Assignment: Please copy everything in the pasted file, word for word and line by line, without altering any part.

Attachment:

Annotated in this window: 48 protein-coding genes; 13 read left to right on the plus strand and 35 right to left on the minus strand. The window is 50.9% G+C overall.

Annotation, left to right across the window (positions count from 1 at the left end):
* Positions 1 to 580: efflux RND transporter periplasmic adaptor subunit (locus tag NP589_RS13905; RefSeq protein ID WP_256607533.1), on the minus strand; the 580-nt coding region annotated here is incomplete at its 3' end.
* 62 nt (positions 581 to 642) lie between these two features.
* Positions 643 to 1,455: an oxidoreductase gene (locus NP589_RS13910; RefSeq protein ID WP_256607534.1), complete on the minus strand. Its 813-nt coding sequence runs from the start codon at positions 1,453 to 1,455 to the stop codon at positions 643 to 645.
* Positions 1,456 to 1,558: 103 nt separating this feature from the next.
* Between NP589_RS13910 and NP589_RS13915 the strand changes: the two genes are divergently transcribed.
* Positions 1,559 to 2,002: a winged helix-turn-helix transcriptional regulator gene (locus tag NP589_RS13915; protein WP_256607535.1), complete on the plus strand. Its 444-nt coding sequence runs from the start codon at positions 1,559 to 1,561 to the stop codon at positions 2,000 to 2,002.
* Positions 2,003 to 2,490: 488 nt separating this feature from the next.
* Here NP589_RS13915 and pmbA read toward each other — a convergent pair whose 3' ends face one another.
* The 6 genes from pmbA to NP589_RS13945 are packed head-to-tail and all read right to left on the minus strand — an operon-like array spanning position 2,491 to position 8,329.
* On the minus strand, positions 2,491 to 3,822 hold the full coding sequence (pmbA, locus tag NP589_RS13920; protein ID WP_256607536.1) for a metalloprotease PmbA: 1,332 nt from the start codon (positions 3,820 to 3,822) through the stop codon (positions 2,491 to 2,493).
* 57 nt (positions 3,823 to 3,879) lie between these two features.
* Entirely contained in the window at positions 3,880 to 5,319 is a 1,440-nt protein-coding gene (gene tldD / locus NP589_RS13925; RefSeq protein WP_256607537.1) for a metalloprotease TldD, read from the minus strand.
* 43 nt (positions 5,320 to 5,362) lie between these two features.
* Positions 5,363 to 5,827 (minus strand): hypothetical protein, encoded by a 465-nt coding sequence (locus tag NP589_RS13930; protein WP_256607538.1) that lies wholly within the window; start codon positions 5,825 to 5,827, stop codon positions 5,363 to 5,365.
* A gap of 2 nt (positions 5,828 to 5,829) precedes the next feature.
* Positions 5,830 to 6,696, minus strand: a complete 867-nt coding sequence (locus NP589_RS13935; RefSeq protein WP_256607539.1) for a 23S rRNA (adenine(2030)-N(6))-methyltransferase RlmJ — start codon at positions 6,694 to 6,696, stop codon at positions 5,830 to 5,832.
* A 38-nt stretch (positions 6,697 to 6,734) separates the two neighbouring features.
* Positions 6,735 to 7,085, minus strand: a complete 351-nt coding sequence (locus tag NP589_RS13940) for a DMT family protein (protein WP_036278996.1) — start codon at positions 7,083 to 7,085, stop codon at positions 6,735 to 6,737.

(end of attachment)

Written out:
Annotated in this window: 48 protein-coding genes; 13 read left to right on the plus strand and 35 right to left on the minus strand. The window is 50.9% G+C overall.

Annotation, left to right across the window (positions count from 1 at the left end):
* Positions 1 to 580: efflux RND transporter periplasmic adaptor subunit (locus tag NP589_RS13905; RefSeq protein ID WP_256607533.1), on the minus strand; the 580-nt coding region annotated here is incomplete at its 3' end.
* 62 nt (positions 581 to 642) lie between these two features.
* Positions 643 to 1,455: an oxidoreductase gene (locus NP589_RS13910; RefSeq protein ID WP_256607534.1), complete on the minus strand. Its 813-nt coding sequence runs from the start codon at positions 1,453 to 1,455 to the stop codon at positions 643 to 645.
* Positions 1,456 to 1,558: 103 nt separating this feature from the next.
* Between NP589_RS13910 and NP589_RS13915 the strand changes: the two genes are divergently transcribed.
* Positions 1,559 to 2,002: a winged helix-turn-helix transcriptional regulator gene (locus tag NP589_RS13915; protein WP_256607535.1), complete on the plus strand. Its 444-nt coding sequence runs from the start codon at positions 1,559 to 1,561 to the stop codon at positions 2,000 to 2,002.
* Positions 2,003 to 2,490: 488 nt separating this feature from the next.
* Here NP589_RS13915 and pmbA read toward each other — a convergent pair whose 3' ends face one another.
* The 6 genes from pmbA to NP589_RS13945 are packed head-to-tail and all read right to left on the minus strand — an operon-like array spanning position 2,491 to position 8,329.
* On the minus strand, positions 2,491 to 3,822 hold the full coding sequence (pmbA, locus tag NP589_RS13920; protein ID WP_256607536.1) for a metalloprotease PmbA: 1,332 nt from the start codon (positions 3,820 to 3,822) through the stop codon (positions 2,491 to 2,493).
* 57 nt (positions 3,823 to 3,879) lie between these two features.
* Entirely contained in the window at positions 3,880 to 5,319 is a 1,440-nt protein-coding gene (gene tldD / locus NP589_RS13925; RefSeq protein WP_256607537.1) for a metalloprotease TldD, read from the minus strand.
* 43 nt (positions 5,320 to 5,362) lie between these two features.
* Positions 5,363 to 5,827 (minus strand): hypothetical protein, encoded by a 465-nt coding sequence (locus tag NP589_RS13930; protein WP_256607538.1) that lies wholly within the window; start codon positions 5,825 to 5,827, stop codon positions 5,363 to 5,365.
* A gap of 2 nt (positions 5,828 to 5,829) precedes the next feature.
* Positions 5,830 to 6,696, minus strand: a complete 867-nt coding sequence (locus NP589_RS13935; RefSeq protein WP_256607539.1) for a 23S rRNA (adenine(2030)-N(6))-methyltransferase RlmJ — start codon at positions 6,694 to 6,696, stop codon at positions 5,830 to 5,832.
* A 38-nt stretch (positions 6,697 to 6,734) separates the two neighbouring features.
* Positions 6,735 to 7,085, minus strand: a complete 351-nt coding sequence (locus tag NP589_RS13940) for a DMT family protein (protein WP_036278996.1) — start codon at positions 7,083 to 7,085, stop codon at positions 6,735 to 6,737.